Monday, December 16, 2019

Dawn Patrol

   The sun pokes up behind the Madison Range as I barrel toward Ennis. It's 5:30am on a Saturday in July, I'll be damned if I let tourists and their guides beat me to the river. As I slide into the town stop sign I glance left at Fan Mountain and the fisherman statue then right towards a less traveled road that leads to the Ruby. Sometimes I struggle on which way to I veer left and opt out of shitty gas station coffee and keep swigging my home brew.....the only brew..... Dunkin Donuts Medium Roast.

   The town is silent. Not a person in site. The Gravel Bar must of done a number on these out of towners. I see guides down side streets rigging up their boats for another day on the river. Another day tossing hoppers and chubbies towards the banks. I smile crossing over the Madison, knowing I'm about to poach lots of good fish before they rig up for the day.

   First light on the Madison is a must during tourist season. After 10am the river turns into a complete circus of drift boats floating the most famous river in the lower 48. I'm first to the fishing access site and get out of my truck already wadered up. A groggy eyed tourist staggers out of their tent staring at me with a puzzled look on their face. I pay no attention, connect my 4 piece together and bolt to the river. The jagged tips of the Spanish Peaks hold the sunlight from hitting the water. I'm on a mission and start tight-lining all my likely buckets above the parking lot. Action is intense from the get-go. Fish are after a #10 tan caddis larva on the tag. Some hefty browns, a few plump bows and a foul hooked white fish had me wondering if a namer was on the agenda for today.

   That wasn't going to be the case today, honestly it rarely is. I sometimes chuckle when I hear stories of regular 24 inch trout getting caught on this river. It's not true, but what is true is that all fisherman are liars.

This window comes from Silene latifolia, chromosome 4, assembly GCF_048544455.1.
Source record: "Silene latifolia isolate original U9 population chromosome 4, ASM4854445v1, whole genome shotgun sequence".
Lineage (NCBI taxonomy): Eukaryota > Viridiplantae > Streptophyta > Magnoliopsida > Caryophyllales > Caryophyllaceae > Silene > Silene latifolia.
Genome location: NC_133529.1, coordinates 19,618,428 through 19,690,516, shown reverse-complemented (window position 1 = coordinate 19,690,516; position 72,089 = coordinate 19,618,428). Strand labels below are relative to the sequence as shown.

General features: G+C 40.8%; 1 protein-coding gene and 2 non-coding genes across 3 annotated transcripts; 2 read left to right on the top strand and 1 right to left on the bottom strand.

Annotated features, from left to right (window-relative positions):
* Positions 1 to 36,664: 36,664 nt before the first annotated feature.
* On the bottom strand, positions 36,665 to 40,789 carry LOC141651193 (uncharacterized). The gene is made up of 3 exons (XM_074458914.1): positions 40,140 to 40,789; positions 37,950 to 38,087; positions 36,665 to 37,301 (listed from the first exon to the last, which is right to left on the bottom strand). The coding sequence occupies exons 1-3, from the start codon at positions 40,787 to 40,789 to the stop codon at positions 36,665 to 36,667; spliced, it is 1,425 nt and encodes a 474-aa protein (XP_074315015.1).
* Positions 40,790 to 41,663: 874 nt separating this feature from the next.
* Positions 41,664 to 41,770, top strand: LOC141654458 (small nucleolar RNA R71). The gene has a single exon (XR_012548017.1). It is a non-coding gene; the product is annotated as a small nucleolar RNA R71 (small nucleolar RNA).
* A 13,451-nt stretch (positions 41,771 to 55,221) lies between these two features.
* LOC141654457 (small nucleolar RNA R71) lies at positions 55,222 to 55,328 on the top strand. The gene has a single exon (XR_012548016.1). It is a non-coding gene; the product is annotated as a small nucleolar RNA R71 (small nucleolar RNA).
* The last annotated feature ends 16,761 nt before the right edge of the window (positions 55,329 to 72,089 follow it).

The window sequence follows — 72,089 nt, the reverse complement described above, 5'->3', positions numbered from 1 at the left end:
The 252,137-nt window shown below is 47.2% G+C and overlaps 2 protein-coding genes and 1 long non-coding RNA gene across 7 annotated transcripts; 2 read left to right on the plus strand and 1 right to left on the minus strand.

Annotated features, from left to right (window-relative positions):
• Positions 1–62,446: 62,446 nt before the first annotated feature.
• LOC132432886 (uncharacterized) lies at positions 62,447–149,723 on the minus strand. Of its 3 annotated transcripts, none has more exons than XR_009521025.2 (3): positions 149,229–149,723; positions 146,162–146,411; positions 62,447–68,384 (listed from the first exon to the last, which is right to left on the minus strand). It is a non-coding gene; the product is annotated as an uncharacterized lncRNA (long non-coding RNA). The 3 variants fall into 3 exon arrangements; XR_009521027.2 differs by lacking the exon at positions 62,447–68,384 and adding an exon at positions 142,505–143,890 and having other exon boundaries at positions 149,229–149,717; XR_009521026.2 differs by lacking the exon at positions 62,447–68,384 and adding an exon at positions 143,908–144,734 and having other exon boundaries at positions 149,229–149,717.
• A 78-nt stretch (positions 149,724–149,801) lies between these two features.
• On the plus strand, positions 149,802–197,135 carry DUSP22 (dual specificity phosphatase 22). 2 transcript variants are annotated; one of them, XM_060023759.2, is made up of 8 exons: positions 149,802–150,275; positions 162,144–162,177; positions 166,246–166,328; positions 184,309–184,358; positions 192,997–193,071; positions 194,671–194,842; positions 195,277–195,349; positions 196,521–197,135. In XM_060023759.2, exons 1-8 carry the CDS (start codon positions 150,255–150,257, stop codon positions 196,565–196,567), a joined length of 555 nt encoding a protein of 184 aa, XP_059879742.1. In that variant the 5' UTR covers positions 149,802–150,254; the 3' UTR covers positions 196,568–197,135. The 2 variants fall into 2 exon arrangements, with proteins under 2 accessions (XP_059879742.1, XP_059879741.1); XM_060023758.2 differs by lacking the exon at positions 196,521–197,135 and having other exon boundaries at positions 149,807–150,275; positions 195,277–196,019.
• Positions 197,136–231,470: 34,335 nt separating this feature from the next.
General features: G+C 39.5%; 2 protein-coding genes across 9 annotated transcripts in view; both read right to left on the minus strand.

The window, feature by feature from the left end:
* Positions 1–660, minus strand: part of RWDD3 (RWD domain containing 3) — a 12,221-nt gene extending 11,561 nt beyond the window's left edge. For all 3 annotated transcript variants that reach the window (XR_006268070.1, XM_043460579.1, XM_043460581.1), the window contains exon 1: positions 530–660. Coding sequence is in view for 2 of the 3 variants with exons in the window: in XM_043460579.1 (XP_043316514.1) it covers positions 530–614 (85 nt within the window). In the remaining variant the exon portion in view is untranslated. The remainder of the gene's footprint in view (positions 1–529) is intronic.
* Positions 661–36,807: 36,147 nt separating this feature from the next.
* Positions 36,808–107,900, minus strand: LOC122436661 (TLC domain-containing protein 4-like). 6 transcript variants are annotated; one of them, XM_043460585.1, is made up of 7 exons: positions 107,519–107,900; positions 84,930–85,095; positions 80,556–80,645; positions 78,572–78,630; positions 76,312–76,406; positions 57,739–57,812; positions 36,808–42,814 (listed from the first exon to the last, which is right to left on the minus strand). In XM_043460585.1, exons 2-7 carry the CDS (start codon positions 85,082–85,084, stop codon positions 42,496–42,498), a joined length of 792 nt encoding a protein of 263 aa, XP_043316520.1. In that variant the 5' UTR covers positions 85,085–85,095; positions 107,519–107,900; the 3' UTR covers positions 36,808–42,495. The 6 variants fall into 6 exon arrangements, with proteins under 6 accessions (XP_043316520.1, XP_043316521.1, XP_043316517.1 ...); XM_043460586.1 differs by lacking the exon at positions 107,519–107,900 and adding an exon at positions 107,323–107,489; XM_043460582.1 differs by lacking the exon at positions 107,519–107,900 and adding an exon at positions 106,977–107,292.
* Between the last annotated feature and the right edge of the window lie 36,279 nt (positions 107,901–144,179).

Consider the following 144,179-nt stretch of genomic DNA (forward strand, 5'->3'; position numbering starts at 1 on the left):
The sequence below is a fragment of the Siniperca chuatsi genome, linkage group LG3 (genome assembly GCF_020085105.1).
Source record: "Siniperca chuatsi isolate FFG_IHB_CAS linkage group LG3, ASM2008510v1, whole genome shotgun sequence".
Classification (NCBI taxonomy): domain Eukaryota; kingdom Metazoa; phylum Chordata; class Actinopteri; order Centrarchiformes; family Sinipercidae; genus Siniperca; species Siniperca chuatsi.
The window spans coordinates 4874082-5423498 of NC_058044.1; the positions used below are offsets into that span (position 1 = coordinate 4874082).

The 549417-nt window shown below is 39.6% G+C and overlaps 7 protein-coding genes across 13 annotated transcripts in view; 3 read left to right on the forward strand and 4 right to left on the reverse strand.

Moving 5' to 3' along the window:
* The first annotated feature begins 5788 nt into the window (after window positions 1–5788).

I make it .5 miles upstream catching fish in each likely holding spot. I don't spend much time hammering the holes, I'm after those willing to eat, 10 drifts and move on. Cover water, catch fish, repeat. By the time 10:30am hits I start seeing the tourist flotilla. I've already bagged enough fish to make any fisherman happy, but I opt for the skinny side that boats can't reach. The depth is only deep towards the bank so that's where I focus my attention. Every 5 feet gives up a fish, some surprisingly big. The side channel connects back to the main river where I catch a glimpse of 5 more boats coming toward me. I've wreaked havoc on this stretch and don't want to compete with all these people for the fish. 

I walk back to my truck happy to know I had one hell of a morning. As I'm unrigging in the parking lot 10 more boats are getting ready to float. The talk is focused on new rules being proposed on the Madison to maintain the healthy fishery that it is. Change never sits well with anyone, especially those trying to make $$ of these trout all summer long. Whatever ends up happening I hope it's the best decision for the TROUT, and if greed get's in the way well I guess I'll have to start leaving Bozeman at 4am on Saturday's instead of 5:30.

1 comment:

  1. I just want to say thanks for your wonderful post,Very enjoyable to visit this blog and find something exciting and amazing.

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    I think you not ever Seen this type of traditional and primitive fishing!!!


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